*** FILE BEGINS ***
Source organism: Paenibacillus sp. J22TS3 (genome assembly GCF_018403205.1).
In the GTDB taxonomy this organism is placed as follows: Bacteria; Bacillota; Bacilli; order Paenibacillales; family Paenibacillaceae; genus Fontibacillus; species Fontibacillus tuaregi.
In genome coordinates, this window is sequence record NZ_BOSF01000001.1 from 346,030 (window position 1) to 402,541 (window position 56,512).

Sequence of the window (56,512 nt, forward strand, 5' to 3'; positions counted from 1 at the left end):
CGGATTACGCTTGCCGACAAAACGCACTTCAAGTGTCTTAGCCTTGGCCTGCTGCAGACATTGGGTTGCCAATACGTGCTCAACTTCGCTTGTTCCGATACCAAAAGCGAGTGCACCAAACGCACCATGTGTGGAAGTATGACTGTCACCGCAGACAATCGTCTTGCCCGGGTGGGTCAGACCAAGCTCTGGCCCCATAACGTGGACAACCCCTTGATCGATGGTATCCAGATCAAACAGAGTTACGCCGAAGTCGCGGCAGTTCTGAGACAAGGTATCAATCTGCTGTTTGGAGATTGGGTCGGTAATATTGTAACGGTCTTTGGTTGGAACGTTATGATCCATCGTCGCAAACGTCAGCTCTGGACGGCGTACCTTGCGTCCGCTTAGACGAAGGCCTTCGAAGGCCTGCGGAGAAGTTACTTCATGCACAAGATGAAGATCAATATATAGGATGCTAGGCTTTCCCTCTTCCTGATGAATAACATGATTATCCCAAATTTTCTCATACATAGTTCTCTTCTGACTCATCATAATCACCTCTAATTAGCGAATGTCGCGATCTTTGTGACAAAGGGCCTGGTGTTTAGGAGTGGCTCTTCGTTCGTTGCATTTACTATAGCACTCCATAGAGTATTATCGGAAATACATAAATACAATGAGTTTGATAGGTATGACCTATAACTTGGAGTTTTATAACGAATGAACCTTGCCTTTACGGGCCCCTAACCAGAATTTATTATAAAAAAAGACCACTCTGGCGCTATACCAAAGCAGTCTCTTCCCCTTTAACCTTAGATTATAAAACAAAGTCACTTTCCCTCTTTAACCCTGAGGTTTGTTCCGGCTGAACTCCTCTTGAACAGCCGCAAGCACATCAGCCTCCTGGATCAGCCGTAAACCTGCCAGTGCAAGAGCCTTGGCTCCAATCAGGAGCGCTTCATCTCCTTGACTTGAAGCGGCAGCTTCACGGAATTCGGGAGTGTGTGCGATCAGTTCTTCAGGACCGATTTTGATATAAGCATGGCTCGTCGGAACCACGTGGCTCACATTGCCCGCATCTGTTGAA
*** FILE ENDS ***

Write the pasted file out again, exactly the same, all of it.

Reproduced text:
Source organism: Paenibacillus sp. J22TS3 (genome assembly GCF_018403205.1).
In the GTDB taxonomy this organism is placed as follows: Bacteria; Bacillota; Bacilli; order Paenibacillales; family Paenibacillaceae; genus Fontibacillus; species Fontibacillus tuaregi.
In genome coordinates, this window is sequence record NZ_BOSF01000001.1 from 346,030 (window position 1) to 402,541 (window position 56,512).

Sequence of the window (56,512 nt, forward strand, 5' to 3'; positions counted from 1 at the left end):
CGGATTACGCTTGCCGACAAAACGCACTTCAAGTGTCTTAGCCTTGGCCTGCTGCAGACATTGGGTTGCCAATACGTGCTCAACTTCGCTTGTTCCGATACCAAAAGCGAGTGCACCAAACGCACCATGTGTGGAAGTATGACTGTCACCGCAGACAATCGTCTTGCCCGGGTGGGTCAGACCAAGCTCTGGCCCCATAACGTGGACAACCCCTTGATCGATGGTATCCAGATCAAACAGAGTTACGCCGAAGTCGCGGCAGTTCTGAGACAAGGTATCAATCTGCTGTTTGGAGATTGGGTCGGTAATATTGTAACGGTCTTTGGTTGGAACGTTATGATCCATCGTCGCAAACGTCAGCTCTGGACGGCGTACCTTGCGTCCGCTTAGACGAAGGCCTTCGAAGGCCTGCGGAGAAGTTACTTCATGCACAAGATGAAGATCAATATATAGGATGCTAGGCTTTCCCTCTTCCTGATGAATAACATGATTATCCCAAATTTTCTCATACATAGTTCTCTTCTGACTCATCATAATCACCTCTAATTAGCGAATGTCGCGATCTTTGTGACAAAGGGCCTGGTGTTTAGGAGTGGCTCTTCGTTCGTTGCATTTACTATAGCACTCCATAGAGTATTATCGGAAATACATAAATACAATGAGTTTGATAGGTATGACCTATAACTTGGAGTTTTATAACGAATGAACCTTGCCTTTACGGGCCCCTAACCAGAATTTATTATAAAAAAAGACCACTCTGGCGCTATACCAAAGCAGTCTCTTCCCCTTTAACCTTAGATTATAAAACAAAGTCACTTTCCCTCTTTAACCCTGAGGTTTGTTCCGGCTGAACTCCTCTTGAACAGCCGCAAGCACATCAGCCTCCTGGATCAGCCGTAAACCTGCCAGTGCAAGAGCCTTGGCTCCAATCAGGAGCGCTTCATCTCCTTGACTTGAAGCGGCAGCTTCACGGAATTCGGGAGTGTGTGCGATCAGTTCTTCAGGACCGATTTTGATATAAGCATGGCTCGTCGGAACCACGTGGCTCACATTGCCCGCATCTGTTGAA